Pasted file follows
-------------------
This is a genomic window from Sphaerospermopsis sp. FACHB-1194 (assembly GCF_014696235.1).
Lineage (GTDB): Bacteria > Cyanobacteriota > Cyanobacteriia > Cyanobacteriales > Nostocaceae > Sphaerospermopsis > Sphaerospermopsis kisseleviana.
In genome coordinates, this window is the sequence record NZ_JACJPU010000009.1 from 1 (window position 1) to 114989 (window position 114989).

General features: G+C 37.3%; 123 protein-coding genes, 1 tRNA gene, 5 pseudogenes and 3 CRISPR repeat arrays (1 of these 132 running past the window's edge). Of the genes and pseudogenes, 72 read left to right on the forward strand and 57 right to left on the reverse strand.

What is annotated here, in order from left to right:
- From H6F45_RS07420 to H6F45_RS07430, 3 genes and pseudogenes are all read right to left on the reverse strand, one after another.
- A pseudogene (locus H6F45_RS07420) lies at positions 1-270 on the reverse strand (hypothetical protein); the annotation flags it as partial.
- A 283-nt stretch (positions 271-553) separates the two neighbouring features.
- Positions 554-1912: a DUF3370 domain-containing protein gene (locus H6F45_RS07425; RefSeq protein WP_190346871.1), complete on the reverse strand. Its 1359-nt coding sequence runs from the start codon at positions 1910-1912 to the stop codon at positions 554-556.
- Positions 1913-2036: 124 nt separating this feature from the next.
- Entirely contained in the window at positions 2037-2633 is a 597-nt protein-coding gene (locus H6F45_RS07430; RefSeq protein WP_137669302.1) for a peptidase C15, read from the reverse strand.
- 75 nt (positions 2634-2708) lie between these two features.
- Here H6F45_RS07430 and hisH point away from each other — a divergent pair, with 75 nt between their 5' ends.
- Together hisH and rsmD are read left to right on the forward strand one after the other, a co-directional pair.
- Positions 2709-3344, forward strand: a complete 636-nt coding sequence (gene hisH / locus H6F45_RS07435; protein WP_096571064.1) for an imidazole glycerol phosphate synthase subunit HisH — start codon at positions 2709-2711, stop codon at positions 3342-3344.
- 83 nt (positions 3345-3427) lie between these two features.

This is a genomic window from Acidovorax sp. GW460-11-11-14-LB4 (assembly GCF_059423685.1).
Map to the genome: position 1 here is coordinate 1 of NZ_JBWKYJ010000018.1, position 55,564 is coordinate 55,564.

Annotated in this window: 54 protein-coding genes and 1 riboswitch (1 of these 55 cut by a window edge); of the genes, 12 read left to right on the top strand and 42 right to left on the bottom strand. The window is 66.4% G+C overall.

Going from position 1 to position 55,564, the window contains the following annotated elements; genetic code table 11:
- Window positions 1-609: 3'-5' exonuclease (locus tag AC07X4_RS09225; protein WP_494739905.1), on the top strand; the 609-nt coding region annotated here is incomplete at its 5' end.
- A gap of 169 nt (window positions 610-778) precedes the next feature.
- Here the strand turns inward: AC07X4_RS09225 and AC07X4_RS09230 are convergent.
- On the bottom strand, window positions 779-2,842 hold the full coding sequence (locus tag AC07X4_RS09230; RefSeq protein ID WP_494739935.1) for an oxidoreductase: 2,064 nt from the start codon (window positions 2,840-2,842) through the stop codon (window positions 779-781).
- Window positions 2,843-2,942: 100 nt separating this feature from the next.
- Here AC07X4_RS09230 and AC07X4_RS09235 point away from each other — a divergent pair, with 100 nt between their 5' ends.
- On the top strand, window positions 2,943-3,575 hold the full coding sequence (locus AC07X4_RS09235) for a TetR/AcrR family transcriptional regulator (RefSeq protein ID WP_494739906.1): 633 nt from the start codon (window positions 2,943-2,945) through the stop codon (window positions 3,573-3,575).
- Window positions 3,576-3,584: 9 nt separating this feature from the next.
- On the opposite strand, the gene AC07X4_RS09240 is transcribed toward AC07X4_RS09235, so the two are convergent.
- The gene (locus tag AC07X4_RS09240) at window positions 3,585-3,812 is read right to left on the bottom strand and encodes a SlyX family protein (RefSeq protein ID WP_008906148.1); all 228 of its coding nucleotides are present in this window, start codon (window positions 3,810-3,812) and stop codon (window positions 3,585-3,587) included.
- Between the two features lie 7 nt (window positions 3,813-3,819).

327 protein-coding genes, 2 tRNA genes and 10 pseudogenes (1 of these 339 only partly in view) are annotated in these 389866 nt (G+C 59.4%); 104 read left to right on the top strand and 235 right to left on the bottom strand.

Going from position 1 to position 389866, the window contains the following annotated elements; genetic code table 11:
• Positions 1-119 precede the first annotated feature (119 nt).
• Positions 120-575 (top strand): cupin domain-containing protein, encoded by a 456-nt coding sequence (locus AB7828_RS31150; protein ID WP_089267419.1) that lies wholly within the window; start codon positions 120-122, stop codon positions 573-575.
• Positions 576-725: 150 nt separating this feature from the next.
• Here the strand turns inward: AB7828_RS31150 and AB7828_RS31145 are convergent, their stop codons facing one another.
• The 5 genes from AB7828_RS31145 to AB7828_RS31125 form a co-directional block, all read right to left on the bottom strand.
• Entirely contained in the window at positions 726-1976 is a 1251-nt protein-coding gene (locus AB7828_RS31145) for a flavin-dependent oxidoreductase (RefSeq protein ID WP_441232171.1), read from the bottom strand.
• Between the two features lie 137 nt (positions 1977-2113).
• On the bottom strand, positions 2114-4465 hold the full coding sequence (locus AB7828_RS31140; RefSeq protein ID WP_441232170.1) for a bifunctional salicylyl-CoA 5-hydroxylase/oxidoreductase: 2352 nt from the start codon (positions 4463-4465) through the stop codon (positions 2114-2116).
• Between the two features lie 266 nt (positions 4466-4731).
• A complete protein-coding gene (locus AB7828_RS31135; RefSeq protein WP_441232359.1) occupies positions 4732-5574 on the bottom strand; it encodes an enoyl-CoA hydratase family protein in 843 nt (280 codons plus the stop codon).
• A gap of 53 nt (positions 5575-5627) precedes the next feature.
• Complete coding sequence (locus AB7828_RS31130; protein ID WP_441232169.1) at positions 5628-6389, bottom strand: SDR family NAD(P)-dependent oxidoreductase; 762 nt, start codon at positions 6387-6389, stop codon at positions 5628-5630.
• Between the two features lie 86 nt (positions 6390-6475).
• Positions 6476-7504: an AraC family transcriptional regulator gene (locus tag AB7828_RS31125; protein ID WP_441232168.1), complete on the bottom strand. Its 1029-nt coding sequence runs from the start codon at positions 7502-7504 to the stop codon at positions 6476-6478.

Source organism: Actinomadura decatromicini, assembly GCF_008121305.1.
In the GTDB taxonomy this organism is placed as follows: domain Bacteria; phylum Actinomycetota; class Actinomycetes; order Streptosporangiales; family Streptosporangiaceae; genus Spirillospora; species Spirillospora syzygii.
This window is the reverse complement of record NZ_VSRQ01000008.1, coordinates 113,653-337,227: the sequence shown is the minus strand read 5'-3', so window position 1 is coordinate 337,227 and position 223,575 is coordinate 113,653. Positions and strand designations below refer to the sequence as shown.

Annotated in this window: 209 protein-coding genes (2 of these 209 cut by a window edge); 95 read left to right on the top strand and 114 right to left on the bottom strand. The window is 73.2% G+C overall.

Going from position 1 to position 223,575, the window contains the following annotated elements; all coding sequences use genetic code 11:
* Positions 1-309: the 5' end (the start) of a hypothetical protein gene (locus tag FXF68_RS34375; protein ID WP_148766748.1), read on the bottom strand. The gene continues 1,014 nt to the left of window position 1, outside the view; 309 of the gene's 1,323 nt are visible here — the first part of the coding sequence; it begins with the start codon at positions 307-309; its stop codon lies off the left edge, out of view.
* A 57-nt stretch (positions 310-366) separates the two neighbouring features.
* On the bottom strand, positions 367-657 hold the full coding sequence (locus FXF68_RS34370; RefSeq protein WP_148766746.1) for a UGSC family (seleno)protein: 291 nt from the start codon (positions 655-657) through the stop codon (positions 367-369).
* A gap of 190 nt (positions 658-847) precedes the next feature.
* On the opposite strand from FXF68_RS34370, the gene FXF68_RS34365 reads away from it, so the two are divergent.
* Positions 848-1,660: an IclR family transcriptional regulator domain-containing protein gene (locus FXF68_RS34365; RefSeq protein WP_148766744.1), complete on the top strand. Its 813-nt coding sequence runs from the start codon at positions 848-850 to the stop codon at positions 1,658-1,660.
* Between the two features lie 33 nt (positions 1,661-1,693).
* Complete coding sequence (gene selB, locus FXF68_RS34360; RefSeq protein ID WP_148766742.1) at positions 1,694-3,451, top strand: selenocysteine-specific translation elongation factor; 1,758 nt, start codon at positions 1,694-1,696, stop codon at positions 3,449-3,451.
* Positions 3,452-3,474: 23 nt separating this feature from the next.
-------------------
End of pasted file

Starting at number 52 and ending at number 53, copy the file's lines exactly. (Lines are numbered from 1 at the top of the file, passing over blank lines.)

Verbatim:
Going from position 1 to position 223,575, the window contains the following annotated elements; all coding sequences use genetic code 11:
* Positions 1-309: the 5' end (the start) of a hypothetical protein gene (locus tag FXF68_RS34375; protein ID WP_148766748.1), read on the bottom strand. The gene continues 1,014 nt to the left of window position 1, outside the view; 309 of the gene's 1,323 nt are visible here — the first part of the coding sequence; it begins with the start codon at positions 307-309; its stop codon lies off the left edge, out of view.